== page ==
My First Month at Burke

On the verge of completing my fourth week as a summer intern at Burke, I find myself substantially enriched in the field of archives. At the same time, I am keenly aware of how much I don’t know. My internship at Burke is part of my triangle approach to learning as much as I can during this summer of 2013: introductory archival course at Queens College, Burke internship, and participation in Archivist Roundtable activities. My experience at Burke thus far has been, without a doubt, the leading contributor to my knowledge base. This is in no small part due to the tutelage of Project Archivist Brigette Kamsler. From the git go, Brigette has been instructing me on the practical aspects of archiving collections; but in addition she has provided me with the opportunity to dialogue about prevailing trends in the profession, explore ideas regarding my current academic projects, and discuss how to build a record of my experiences and accomplishments for future career opportunities.

I have now completed work on two small collections and await the approval of my second finding aid. The first collection, Dorothy Pecht 35mm Slides, was quite simple and straight forward to process. What inhibited me was my inexperience in researching and my ambivalence regarding how much information to include in the finding aid. Once I realized I had to delve deeper into the subject and provide information not only on Ms. Pecht, but the organization she served as a missionary, I started to better comprehend the process of developing a finding aid. It helps to put myself on the other side of the equation as a researcher periodically as well. The completed finding aid is available online.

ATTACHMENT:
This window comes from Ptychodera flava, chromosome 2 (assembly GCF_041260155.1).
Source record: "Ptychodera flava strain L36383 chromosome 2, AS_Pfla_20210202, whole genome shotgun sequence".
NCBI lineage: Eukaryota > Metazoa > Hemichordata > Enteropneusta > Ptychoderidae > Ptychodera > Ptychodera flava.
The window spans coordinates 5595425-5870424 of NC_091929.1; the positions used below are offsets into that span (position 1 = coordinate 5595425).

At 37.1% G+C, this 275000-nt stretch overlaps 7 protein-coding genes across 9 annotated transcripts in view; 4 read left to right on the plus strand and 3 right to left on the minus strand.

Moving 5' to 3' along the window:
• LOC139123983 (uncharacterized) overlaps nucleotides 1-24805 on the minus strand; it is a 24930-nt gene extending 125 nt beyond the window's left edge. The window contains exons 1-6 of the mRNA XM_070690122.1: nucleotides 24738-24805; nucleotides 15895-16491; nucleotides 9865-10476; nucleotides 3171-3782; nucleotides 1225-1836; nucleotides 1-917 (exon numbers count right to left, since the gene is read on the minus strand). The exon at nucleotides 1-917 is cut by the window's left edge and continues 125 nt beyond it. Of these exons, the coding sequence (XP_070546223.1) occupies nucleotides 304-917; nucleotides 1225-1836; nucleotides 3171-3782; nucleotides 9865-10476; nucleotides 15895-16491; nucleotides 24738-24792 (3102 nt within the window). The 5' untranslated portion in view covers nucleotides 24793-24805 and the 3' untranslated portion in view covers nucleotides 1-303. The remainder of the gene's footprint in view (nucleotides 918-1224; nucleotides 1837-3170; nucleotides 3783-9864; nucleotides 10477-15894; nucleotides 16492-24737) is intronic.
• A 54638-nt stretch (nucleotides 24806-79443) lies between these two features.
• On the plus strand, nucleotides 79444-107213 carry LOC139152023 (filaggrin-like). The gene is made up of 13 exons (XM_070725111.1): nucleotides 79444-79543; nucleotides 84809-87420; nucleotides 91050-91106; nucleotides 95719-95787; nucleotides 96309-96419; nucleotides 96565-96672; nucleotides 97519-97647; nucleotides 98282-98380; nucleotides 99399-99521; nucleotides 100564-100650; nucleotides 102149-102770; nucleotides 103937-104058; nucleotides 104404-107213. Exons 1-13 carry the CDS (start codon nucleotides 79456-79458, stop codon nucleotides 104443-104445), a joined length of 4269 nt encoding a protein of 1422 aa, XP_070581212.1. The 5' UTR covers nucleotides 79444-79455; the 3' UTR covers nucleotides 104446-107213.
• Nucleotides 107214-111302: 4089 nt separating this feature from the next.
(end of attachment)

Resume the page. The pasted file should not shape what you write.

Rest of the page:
The second collection I worked on, International Missionary Union, was fraught with new challenges for me. The collection contained multiple items: photos, newspaper clippings, correspondence, pamphlets, records and the odd Syriac journal, 1849. This finding aid required more extensive research which, initially, I was hesitant to undertake because of the time frame, constraints I had put on myself, without any indications from Brigette. We discussed the average processing time for a collection of this size and that gave me the freedom to conduct in depth research and fine tune the properties of the finding aid, an aspect of preparing the finding aid which I agonize over in the hope of getting it 100% correct.

In addition, I had to box the collection appropriately which took a few attempts. I learned how to correctly box this particular collection and use acid free tissue to cushion the folders thereby diminishing the chance of the folders and its contents being damaged. This task also exposed me to the multitude of different size boxes available to preserve archives.

I found myself a bit emotionally invested in this particular collection. Through my research I learned that the International Missionary Union was dissolved in 1932 and I felt a twinge of sadness when reading this. I had researched it from its initial development in 1884, read about its growth, expansion, and the generous contribution of Dr. Henry Foster who selflessly donated his home and sanitarium for the I.M.U.’s annual meetings. It was liking saying goodbye to an old friend. Corny, yes, but true.

Every day at Burke has been an experience of abundant learning. Even writing this blog has helped me reflect on what I have learned and experienced over the past four weeks and feeds my curiosity about the next collection, the next finding aid, the next task.

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